Christ, the Messiah, is incorruptible. His character is faithful, true, pure, and honest.  Besides being incorruptible, Jesus Christ is also immortal. Immortality is something neither corrupt pharaohs, nor any other corrupt person can buy. Perversely, selfish human nature focuses on futilely amassing during this short lifetime a pile of money or goods. But as the country song goes, “I ain’t seen no luggage racks on the hearses going to the graveyard.” Christ is the creator, the owner, the master of the universe, so there is no covetousness or greedy desire to acquire things at the expense of those that are under his care.

As the financial newsletter writer, Doug Casey, notes:

“Corruption is a betrayal of a trust for personal gain.”

Escaping the clutches of this common, corrupt human nature is just one major reason why the true Gospel about the coming Kingdom of God was preached by both Jesus and the early Christian church.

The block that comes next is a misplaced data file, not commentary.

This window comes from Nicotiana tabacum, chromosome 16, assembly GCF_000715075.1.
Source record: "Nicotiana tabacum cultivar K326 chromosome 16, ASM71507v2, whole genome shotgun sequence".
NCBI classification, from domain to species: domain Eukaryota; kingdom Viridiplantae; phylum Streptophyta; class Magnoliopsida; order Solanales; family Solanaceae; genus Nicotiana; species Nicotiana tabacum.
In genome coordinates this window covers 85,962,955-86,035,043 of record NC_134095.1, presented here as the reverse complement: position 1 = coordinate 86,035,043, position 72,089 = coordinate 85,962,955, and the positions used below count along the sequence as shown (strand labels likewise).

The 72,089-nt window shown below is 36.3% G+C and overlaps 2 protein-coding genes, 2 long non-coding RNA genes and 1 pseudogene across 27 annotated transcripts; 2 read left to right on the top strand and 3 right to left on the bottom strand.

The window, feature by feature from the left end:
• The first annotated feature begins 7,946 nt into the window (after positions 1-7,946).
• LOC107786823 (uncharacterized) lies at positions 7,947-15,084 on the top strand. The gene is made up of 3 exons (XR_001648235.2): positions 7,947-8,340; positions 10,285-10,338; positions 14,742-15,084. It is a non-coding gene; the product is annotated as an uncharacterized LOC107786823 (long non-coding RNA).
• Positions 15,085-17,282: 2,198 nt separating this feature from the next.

The Gospel of this coming new incorruptible political reality that will govern this earth is a major focus of the Judeo-Christian Scriptures. A key prophecy for the future in the book of Daniel states:

“Sovereignty, power, and greatness of all the kingdoms under heaven will be given to the holy people of the Most High. His kingdom will last forever, and all rulers will serve and obey him,” (Daniel 7:27).

If you would like to hear more about this foundational biblical teaching on the incorruptible Kingdom of God, then check out my streaming video message on this subject, The Gospel Part 3, at:


Black Swans, Auschwitz, Egypt, and the normalcy bias

Sixty-six years ago on January 27, 1945, Auschwitz was liberated by Soviet Red Army troops. Today this day is remembered around the world as International Holocaust Remembrance Day. During WWII more than a million Jews and many others were exterminated at that concentration camp run by the Nazi SS under the command of Reichsführer Heinrich Himmler, one of the German dictator Adolf Hitler’s chief executioners.

To seek to really understand what went on at Auschwitz is to desire an insight into the evil twisted minds of the tarnished, fallen spirits and their morally corrupt human stooges of that time who together ruled in Nazi-occupied Europe during WWII.